menu and then the following screen page appears.



Baud Rate: 9600 bps, RS-232 setting, view-only field.

Stop Bits: 1, RS-232 setting, view-only field.
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Parity Check: None, RS-232 setting, view-only field.

Word Length: 8, RS-232 setting, view-only field.

Flow Control: None, RS-232 setting, view-only field.

Telnet Port: Specify the desired TCP port number for the Telnet console. The default TCP
port number of the Telnet is 23.

System Time Out: Specify the desired time that the Managed Switch will wait before
disconnecting an inactive console/telnet. 0 means an inactive connection will never be
disconnected.


4.3.4 Time Server Configuration
Click the option Time Server Configuration from the Network Management menu and
then the following screen page appears.



Time Synchronization: To enable or disable synchronization with the NTP server.

Time Server Address: Enter the NTP time server IP address.

2nd Time Server Address: Enter the second NTP time server IP address. When the
default time server is down, the Managed Switch will automatically connect to the second
time server.

Synchronization Interval: Enter the time interval to synchronize from NTP time server.

Time Zone: Select the appropriate time zone from the drop-down menu.

Daylight Saving Time: To enable or disable the daylight saving time function. It is a way of
getting more daytime hour(s) by setting the time to be hour(s) ahead in the morning.

Daylight Saving Time Offset: Click the drop-down menu to select the time offset of
daylight saving time.
71

NOTE: SNTP is used to get the time from those NTP servers. It is recommended that the
time server is in the same LAN with the Managed Switch or at least not too far away. In
this way, the time will be more accurate.


4.3.5 Device Community
Click the option Device Community from the Network Management menu and then the
following screen page appears.



Up to 10 Device Communities can be set up.

Click New to add a new community and then the following screen page appears.

Click Edit to view the current community settings.

Click Delete to remove a registered community.



Current/Total/Max Agents: View-only field.

Current: This shows the number of current registered communities.

Total: This shows the number of total registered community users.
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Max Agents: This shows the number of maximum number available for registration.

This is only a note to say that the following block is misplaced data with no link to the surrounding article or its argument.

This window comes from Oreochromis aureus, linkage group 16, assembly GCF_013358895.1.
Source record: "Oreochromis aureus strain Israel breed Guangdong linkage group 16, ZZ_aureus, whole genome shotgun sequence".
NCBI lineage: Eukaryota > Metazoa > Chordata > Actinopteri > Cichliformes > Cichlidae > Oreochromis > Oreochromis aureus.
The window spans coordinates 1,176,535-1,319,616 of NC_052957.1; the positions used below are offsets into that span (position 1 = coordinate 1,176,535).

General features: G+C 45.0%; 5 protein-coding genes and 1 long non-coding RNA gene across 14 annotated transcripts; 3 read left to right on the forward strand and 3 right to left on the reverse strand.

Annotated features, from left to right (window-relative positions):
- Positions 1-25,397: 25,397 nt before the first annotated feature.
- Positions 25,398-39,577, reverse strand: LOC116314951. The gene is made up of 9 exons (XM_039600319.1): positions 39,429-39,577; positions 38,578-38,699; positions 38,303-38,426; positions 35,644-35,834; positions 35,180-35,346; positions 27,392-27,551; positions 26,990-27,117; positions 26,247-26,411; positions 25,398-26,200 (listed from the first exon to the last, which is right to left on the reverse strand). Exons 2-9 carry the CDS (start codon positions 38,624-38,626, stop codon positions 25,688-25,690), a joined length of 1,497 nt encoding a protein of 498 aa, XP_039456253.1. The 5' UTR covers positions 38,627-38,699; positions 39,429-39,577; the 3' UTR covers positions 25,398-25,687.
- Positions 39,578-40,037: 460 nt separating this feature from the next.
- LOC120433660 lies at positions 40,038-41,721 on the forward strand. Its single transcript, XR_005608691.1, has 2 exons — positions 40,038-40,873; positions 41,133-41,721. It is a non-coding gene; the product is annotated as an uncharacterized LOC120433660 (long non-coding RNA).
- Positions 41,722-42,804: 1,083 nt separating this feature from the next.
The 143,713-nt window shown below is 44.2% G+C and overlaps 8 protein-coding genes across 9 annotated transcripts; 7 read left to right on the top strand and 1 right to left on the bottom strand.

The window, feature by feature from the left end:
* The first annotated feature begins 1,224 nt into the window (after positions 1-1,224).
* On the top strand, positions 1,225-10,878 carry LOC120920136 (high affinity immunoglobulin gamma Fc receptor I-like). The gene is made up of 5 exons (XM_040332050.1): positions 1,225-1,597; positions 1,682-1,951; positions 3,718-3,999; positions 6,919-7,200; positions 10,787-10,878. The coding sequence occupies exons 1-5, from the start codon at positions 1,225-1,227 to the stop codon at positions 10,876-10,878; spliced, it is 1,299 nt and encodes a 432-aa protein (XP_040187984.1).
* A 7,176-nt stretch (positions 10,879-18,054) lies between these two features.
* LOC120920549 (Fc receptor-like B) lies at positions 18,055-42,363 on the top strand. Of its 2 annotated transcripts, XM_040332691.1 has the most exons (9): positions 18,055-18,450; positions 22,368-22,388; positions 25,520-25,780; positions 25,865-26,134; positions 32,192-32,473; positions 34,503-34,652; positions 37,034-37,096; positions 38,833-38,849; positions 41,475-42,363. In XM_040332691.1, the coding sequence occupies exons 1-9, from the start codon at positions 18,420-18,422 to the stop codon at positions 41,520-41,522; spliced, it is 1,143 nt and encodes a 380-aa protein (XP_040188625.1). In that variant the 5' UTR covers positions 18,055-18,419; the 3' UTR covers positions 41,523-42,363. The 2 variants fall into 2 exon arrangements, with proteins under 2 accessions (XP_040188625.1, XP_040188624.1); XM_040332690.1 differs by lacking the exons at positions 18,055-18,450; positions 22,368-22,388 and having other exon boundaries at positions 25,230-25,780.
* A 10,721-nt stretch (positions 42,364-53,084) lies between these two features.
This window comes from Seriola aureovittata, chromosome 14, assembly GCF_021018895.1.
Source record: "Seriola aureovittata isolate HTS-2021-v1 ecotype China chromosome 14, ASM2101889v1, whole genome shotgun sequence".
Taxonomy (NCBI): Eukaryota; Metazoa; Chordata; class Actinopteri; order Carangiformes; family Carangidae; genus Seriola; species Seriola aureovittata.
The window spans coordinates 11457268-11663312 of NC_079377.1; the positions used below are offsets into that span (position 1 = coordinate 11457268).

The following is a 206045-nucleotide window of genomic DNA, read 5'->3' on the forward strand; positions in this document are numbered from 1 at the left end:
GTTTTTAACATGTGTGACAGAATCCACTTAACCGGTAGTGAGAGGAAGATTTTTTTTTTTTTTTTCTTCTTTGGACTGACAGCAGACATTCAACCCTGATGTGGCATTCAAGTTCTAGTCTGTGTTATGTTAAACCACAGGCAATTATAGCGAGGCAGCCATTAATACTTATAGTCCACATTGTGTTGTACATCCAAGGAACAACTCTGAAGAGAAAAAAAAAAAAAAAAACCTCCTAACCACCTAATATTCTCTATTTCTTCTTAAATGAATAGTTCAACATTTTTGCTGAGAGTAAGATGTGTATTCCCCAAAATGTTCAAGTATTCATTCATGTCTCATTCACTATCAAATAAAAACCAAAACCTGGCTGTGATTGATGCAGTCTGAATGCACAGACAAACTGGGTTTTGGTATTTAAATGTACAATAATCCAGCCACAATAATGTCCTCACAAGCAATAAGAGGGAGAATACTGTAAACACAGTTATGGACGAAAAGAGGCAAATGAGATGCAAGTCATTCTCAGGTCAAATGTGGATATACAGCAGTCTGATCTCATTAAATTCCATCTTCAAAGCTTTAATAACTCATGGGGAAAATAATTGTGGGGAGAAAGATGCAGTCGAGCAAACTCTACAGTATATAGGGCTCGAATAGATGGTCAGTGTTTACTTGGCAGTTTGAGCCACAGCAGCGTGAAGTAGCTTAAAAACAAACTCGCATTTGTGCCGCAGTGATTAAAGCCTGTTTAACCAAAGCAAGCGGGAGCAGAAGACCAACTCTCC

The default maximum number is 10.

Account State: Click the drop-down menu to enable or disable this community account.

Community: Specify the authorized SNMP community name, up to 20 alphanumeric
characters.

Description: Enter a unique description for this community name, up to 35 alphanumeric
characters. This is used for reference only.

IP Security: Click the drop-down menu to enable or disable the IP security function. If
enabled, Community may access the Managed Switch only through the management station
that has the exact IP address specified in IP address field. If disabled, Community can
access the Managed Switch through any management stations.

IP Address: Specify the IP address used for IP Security function.

SNMP Level: Click the drop-down menu to select the desired privilege for the SNMP
operation

Administrator: Full access right including maintaining user account & system
information, loading factory settings, etc.

Read & Write: Full access right but cannot modify user account & system information
and load factory settings.

Read Only: Allow to view only.

Access Denied: Completely forbidden for access.

NOTE: When the community browses the Managed Switch without proper access right,
the Managed Switch will respond nothing. For example, if a community only has Read &
Write privilege, then it cannot browse the Managed Switchs user table.


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4.3.6 Trap Destination
Click the option Trap Destination from the Network Management menu and then the
following screen page appears.



Index: 10 trap destination rules can be entered.

State: Enable or disable the function of sending traps to the specified destination.

Destination: Enter the specific IP address of the network management system that will
receive traps.

Community: Enter the community name of the network management system.


4.3.7 Trap Configuration
Click the option Trap Configuration from the Network Management menu and then the
following screen page appears.



Cold Start Trap: Enable or disable the Managed Switch to send a trap when the Managed
Switch powers up.
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Warm Start Trap: Enable or disable the Managed Switch to send a trap when the Managed
Switch restarts.

Authentication Failure Trap: Enable or disable the Managed Switch to send authentication
failure trap after any unauthorized users attempt to login.

Port Link Up/Down Trap: Enable or disable the Managed Switch to send a trap when a
certain port is link up or link down.

Broadcast Storm Trap: Enable or disable broadcast storm trap sending from the Managed
Switch when broadcast packets reach the upper limit.

Upper Limit: Maximum broadcast packets number per second. The broadcast storm trap
will be sent when the Managed Switch exceeds the specified limit.

System Power Down Trap: Send a trap notice while the Managed Switch is power down.


4.4 Switch Management
In order to manage the Managed switch and set up required switching functions, click the
folder Switch Management from the Main Menu and then several options and folders will
be displayed for your selection.